Foresight Snippets – No. 23
[Originally published in] prospect no. 8, June 2002
- “War driving” and the coming of Wi-Fi
- Look out, Prime Minister, that napkin could be dangerous!
- Forget bio-tech, what about neuro-tech?
“War driving” and the coming of Wi-Fi
Wireless connectivity is going mainstream, giving rise to new forms of time-wasting activity. (Remember how weird the idea of “surfing the Net” once was?) Well, “war driving” involves roaming around looking for the “hot spots” where high-speed Internet access is beamed to a small area by a low-power radio signal, thanks to a system called Wireless Fidelity (“Wi-Fi”). There is also the story of an engineer who fell foul of a toilet-paper shortage in a cubicle in the men’s room of his company — but was able to order some more, online, while maintaining his position (he took his laptop?!). Many wireless networks are unprotected by encryption or access control, so some Wi-Fi addicts “war drive” to find places to gain free access. Ah, Silicon Valley! How I miss you! 🙂
Look out, Prime Minister, that napkin could be dangerous!
The Chronicle of the Future has a “news story” from the year 2010 where a strand of Bill Gates’ hair is used to clone him, and a false paternity suit for billions of dollars is filed against him. Although this story is fiction, the idea of stealing someone’s DNA — say, from a napkin they used at a dinner — and then using that genetic material for illegal or unsavoury purposes is now becoming plausible. New Statesman suggests that people in or seeking public office might need to clean up after themselves very thoroughly at public events, lest the information contained in their genome be stolen and used against them. For example, what if Ronald Reagan’s high risk of developing Alzheimer’s disease had been detected in this way during his presidential campaign of 1980?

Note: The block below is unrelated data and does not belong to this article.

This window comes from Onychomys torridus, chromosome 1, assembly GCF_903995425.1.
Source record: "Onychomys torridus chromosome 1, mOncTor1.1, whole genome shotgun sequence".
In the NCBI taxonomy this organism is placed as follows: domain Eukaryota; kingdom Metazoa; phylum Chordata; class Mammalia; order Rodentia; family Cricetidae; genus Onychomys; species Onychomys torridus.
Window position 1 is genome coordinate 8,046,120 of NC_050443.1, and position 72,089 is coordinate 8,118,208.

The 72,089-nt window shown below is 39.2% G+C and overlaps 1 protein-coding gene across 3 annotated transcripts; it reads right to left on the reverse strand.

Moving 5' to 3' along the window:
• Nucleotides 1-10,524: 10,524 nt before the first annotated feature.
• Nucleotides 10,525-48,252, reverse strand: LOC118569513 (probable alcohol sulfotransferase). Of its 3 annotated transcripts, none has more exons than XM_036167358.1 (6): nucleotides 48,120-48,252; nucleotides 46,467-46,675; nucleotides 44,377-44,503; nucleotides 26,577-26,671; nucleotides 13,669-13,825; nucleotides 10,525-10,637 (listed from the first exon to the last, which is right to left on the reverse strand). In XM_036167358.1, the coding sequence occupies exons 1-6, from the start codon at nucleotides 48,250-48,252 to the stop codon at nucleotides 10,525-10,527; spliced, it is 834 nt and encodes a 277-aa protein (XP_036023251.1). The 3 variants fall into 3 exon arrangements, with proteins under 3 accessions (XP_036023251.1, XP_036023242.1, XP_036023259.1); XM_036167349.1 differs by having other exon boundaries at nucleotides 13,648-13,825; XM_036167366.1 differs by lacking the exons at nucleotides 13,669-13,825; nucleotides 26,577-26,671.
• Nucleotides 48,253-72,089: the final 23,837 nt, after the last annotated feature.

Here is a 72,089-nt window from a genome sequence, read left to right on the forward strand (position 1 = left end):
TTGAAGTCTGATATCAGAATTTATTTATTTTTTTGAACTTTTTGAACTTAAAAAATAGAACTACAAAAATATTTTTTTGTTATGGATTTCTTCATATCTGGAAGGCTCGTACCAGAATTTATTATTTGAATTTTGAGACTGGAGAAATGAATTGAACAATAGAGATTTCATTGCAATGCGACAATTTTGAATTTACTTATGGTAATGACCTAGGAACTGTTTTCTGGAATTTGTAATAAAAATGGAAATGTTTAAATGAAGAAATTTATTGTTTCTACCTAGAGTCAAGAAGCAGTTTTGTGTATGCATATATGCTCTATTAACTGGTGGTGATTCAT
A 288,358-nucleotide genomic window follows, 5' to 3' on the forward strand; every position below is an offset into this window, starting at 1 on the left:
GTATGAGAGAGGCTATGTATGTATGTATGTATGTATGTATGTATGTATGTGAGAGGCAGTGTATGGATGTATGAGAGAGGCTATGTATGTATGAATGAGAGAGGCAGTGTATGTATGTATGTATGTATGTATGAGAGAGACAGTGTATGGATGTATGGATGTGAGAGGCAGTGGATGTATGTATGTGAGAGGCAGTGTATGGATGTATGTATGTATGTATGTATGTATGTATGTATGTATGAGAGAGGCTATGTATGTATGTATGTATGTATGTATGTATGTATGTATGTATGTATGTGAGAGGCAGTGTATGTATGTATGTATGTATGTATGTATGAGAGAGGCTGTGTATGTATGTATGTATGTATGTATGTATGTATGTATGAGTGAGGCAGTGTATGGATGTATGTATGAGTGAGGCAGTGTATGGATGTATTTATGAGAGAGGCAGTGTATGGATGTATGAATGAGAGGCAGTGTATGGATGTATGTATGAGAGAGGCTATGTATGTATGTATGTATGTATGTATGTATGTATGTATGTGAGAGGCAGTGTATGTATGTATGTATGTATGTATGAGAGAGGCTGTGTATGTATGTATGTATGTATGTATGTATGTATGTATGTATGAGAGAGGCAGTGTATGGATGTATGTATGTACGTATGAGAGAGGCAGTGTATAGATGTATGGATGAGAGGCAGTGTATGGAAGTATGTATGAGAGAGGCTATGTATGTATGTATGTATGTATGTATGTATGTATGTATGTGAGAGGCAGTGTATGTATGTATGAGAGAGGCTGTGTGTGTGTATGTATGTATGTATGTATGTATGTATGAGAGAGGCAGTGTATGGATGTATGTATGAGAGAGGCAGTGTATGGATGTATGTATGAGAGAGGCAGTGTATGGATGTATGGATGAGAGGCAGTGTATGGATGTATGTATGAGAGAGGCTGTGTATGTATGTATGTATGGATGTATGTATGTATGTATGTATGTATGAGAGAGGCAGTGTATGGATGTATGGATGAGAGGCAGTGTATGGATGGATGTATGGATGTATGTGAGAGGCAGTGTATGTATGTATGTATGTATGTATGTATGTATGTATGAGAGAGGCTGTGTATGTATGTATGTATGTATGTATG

The Chronicle of the Future
New Statesman web site
Forget bio-tech, what about neuro-tech?
While the debate about bio-technology and human cloning rages, the question of how neuro-technology may be used is somewhat overshadowed. Neuroscientists may soon be able to screen people’s brains, possibly to assess their mental health; to distribute that information, possibly accidentally, to employers or insurers; and to “fix” “faulty” personality traits with drugs or implants. The ethical, moral and legal issues are manifold. Potential dystopias (like bad news in general) often get a lot of press, so we can expect blazing headlines about “mind control” in the near future, generating more heat than light. What we should be focusing on, instead, is the genuine difficulty in finding a balance between necessary therapy and discretionary enhancement. And that calls for much wisdom.
prospect is a quarterly publication of Foresight, Planning & Review, Swinburne University of Technology.
Futura tenaciter in prospectu tenemus
This publication is intended to serve the broader Swinburne community, by highlighting areas of interest and concern to Swinburne stakeholders, by helping us take a long-term foresight view, and to expand our perceptions of our strategic options as we move forward together into our common future.
This collection is © 2002 FPR and Swinburne University of Technology. Copyright for the individual articles resides with the original authors and/or the original sources as listed. All articles have been used either with express permission or, where express permission is not required, following stipulated re-use guidelines.
NOTE: In all the posts in this series, the original source URLs are left exactly as they were when published 20-odd years ago. This means they will almost certainly be dead links (or good ol’ 404 errors). I do not have the patience or inclination to follow-up or find any archived or re-located versions of those web pages (because, well, life is too short). But, if it really bugs you, I invite you to see if you can find archived or relocated versions of those dead-link pages. And if you do, let me know, and I’ll update these posts with due credit to your detective work.